Sweden, 1949. Publishing giant, Bonnier, rides the postwar reading boom by launching a book club, sending out new titles monthly. A problem arises: rich folk can build shelving, but to sustain sales they need a bookshelf for the people. After 192 architects proffer solutions, one entry stands out: light, airy, affordable, endlessly flexible and, packing down flat, ideal for shipping. The String Shelving System, one of the 20th century’s most influential furniture designs, is born.

Pocket String Shelving System in white displayed with vintage books and a mochaware mug
Pocket String Shelving System in white

Nils Strinning was in his late twenties when his wife, Kajsa, asked him to dry the dishes. ‘He thought towels were unclean,’ says String Furniture CEO, Peter Erlandsson, ‘so he made a metal dish rack dipped in rust-preventing plastic.’ Three years later, Bonnier’s competition launched and Nils remembered his dish rack. Turned vertically, its steel wires became ladders, perfect for holding shelving or cabinets, ripe for near-infinite configuration.

Manufacture began in 1950. Global success germinated in 1954, with gold at the Triennale di Milano, then flowered a year later at Sweden’s H55 exhibition – which, says Peter, was the event that made the rest of the world sit up and take notice of Scandinavian design. A global rise in sales followed. Production ceased in 1974, before Peter led a 2005 resurrection. From £80,000 in the first year, turnover today is £26m. ‘We’ve evolved cautiously, not wanting to destroy the iconic system. Functional, strong design, that’s the key.’

String shelving is considered a design classic thanks to its versatility and understated aesthetic. In original examples, honeycomb paper (paper made into honeycomb shapes) was used inside to keep the shelves light but exceptionally strong. The String shelving pictured above is available in 12 colourways and costs £126. 

Behind the brand

The String System first flourished from the mid 1950s to the 1970s.
The String System first flourished from the mid 1950s to the 1970s.

Husband and wife Nils and Kajsa Strinning were both architects in Stockholm. ‘He’d designed chairs and sailboats, but had no hits before String shelves,’ explains Peter Erlandsson. ‘He was the engineer, she the artist – the perfect combination. Nils wanted to design chairs, but they never really sold. I met them many times. She was very humble, he still very energetic.’

Three months before his death, Nils attended the 2006 Stockholm Furniture Fair to see String’s return, ‘very pleased to see it taking off’. Kajsa died in 2017.

The system is as influential as ever, and Peter has commissioned celebrated Swedish designers – Anna von Schewen, Björn Dahlström, Mats Theselius – to produce some new work in String’s iconic house style.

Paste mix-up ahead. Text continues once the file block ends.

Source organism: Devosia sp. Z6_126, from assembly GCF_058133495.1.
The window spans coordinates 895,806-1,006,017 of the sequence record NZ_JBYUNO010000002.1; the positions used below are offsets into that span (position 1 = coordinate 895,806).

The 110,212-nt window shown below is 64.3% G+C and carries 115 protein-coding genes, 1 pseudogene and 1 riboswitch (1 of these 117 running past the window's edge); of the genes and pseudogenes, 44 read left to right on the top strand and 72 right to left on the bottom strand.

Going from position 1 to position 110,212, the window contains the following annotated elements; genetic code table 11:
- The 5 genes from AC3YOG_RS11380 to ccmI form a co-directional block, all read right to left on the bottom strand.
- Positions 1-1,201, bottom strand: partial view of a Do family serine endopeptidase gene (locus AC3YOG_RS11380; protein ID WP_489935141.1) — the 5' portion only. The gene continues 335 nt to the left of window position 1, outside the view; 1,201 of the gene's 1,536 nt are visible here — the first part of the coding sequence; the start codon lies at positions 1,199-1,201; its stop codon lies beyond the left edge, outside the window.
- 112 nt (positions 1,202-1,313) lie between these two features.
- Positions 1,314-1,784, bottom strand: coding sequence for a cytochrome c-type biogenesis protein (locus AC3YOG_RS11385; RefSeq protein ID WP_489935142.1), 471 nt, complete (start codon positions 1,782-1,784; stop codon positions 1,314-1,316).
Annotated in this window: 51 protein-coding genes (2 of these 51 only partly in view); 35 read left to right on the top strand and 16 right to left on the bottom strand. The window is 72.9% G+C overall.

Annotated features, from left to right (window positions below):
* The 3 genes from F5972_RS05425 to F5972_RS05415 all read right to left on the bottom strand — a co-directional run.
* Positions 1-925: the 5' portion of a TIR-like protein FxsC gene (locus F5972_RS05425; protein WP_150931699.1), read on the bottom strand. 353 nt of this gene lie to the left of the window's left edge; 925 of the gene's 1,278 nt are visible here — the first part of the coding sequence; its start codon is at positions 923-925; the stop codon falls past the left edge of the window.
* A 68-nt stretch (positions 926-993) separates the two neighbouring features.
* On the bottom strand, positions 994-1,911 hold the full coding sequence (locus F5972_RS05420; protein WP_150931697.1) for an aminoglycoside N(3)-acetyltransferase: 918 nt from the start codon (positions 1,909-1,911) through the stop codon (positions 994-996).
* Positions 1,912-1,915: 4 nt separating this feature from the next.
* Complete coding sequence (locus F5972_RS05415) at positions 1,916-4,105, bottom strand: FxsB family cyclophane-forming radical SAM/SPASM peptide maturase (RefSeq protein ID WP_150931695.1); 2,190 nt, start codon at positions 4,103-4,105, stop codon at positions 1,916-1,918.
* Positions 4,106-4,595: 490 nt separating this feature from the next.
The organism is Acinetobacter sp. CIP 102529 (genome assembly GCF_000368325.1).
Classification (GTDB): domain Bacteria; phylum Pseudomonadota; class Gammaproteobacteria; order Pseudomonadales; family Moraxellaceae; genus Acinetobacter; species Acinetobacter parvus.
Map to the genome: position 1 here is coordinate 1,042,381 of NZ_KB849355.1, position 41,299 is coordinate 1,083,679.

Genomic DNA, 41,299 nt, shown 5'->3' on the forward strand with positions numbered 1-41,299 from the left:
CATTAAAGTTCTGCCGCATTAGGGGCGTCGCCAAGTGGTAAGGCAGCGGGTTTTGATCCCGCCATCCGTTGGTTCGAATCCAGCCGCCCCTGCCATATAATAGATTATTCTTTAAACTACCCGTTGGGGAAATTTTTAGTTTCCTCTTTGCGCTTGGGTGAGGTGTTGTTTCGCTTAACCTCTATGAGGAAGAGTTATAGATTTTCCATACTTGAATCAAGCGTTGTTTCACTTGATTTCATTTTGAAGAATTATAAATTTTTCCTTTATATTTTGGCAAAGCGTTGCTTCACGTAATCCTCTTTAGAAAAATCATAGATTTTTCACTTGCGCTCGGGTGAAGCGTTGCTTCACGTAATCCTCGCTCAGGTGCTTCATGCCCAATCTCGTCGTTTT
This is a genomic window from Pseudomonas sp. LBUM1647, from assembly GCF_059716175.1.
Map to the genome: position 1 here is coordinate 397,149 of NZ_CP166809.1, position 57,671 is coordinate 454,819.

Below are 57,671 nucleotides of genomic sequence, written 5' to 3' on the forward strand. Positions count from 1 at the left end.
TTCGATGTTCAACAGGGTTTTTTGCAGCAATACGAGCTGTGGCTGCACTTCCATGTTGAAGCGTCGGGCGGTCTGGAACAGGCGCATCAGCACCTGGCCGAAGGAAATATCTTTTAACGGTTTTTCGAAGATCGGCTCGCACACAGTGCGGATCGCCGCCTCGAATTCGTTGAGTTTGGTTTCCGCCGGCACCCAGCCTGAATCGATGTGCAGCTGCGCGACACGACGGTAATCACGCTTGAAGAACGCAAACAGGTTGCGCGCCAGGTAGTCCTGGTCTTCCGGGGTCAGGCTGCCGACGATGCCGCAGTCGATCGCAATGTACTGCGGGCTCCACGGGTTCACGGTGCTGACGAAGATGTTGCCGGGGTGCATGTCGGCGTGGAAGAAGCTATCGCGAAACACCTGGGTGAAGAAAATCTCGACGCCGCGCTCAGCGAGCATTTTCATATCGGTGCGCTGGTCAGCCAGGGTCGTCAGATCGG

Husband and wife Nils and Kajsa Strinning
Husband and wife Nils and Kajsa Strinning

3 ways to style The String Shelving System in your home


Breathing space

Combination of shelving and cabinets

The living room is a tricky cove when it comes to storage – you never want it to dominate, yet there are so many things you’d like to have to hand. This combination of shelving and cabinets can swallow your choicest selections of books, vinyl and sculpture, all the while not compromising that sense of space.


Clean living

Compact String Pocket system

Bring classic design into your bedroom with the compact String Pocket system. Punctuate collections of books with small ornaments and those clean, uncluttered lines will keep even the smallest chamber feeling spacious.


Ordered thinking

String shelving used as a desk

If a cluttered desk is the sign of a cluttered mind, find a little clarity by introducing String to your workspace. No matter the number of tools in your particular trade, the modular system can keep them within reach and neat and orderly.

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Buying advice for Vintage String Systems

Thanks to its simplicity of design and the plethora of imitations, identifying authentically vintage String systems isn’t always straightforward. Still, there are some strong pointers:

  1. Original String panels were almost exclusively black or white, with the latter prone to yellowing. They were also dipped in a plastic liable to peel – for that reason, modern examples are powder-coated instead. The shelves can also be revealing, says Peter Erlandsson. ‘Today, we use MDF; on older String shelves, the wood is mostly mahogany or teak. We’ve produced some teak shelving in a small Pocket version, but that size didn’t exist in the old days.’
  2. Weight is another consideration. ‘The shelves were extremely light,’ says Peter, ‘because they’d construct them with layers of veneer over honeycomb paper. It was extremely stiff – even though they were very light, you could load them up heavily.’
  3. Other indicators are rather more prosaic. ‘On some old shelves you’ll see a sticker that says ‘patent pending’ and a list of countries: Belgian Congo, Canada, for example. Regarding the earliest examples, for the first year or so it was not called the String shelf, but BFB – Bonnier Folkbibliotek, or Bonnier Public Library. A really old shelf will have a BFB sticker.’

Peter recommends Swedish second-hand retail website Blocket as a good place to look for vintage systems, and there are also fine selections at Pamono and Vinterior. What should you expect to pay? Well, how big is your piece of String? Modularity means prices vary but, as a guide, £400 will get you a good- condition 1950s combination of ladders, two shelves and a cabinet, while £100 should be enough for a couple of 1970s shelves and ladders. If you’re looking for something more substantial, six ladders and around 20 shelves from the 1960s will be close to £2,500.